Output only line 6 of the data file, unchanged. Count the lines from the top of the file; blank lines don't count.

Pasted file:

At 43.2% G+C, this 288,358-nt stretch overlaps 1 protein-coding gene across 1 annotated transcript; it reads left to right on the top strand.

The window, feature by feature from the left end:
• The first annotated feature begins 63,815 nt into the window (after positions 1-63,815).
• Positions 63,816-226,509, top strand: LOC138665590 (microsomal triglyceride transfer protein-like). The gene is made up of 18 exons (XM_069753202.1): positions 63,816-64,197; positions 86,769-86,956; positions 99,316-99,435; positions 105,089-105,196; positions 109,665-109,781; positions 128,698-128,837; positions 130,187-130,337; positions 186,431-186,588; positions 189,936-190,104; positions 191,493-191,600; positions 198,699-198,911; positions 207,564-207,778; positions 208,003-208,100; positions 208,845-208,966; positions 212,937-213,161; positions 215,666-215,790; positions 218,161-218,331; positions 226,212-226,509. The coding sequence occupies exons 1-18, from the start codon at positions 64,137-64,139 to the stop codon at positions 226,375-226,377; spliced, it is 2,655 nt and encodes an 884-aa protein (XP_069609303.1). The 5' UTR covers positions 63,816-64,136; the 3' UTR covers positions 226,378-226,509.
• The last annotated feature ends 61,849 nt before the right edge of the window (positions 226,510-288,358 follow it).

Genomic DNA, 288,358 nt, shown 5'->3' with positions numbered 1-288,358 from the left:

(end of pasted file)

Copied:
Genomic DNA, 288,358 nt, shown 5'->3' with positions numbered 1-288,358 from the left: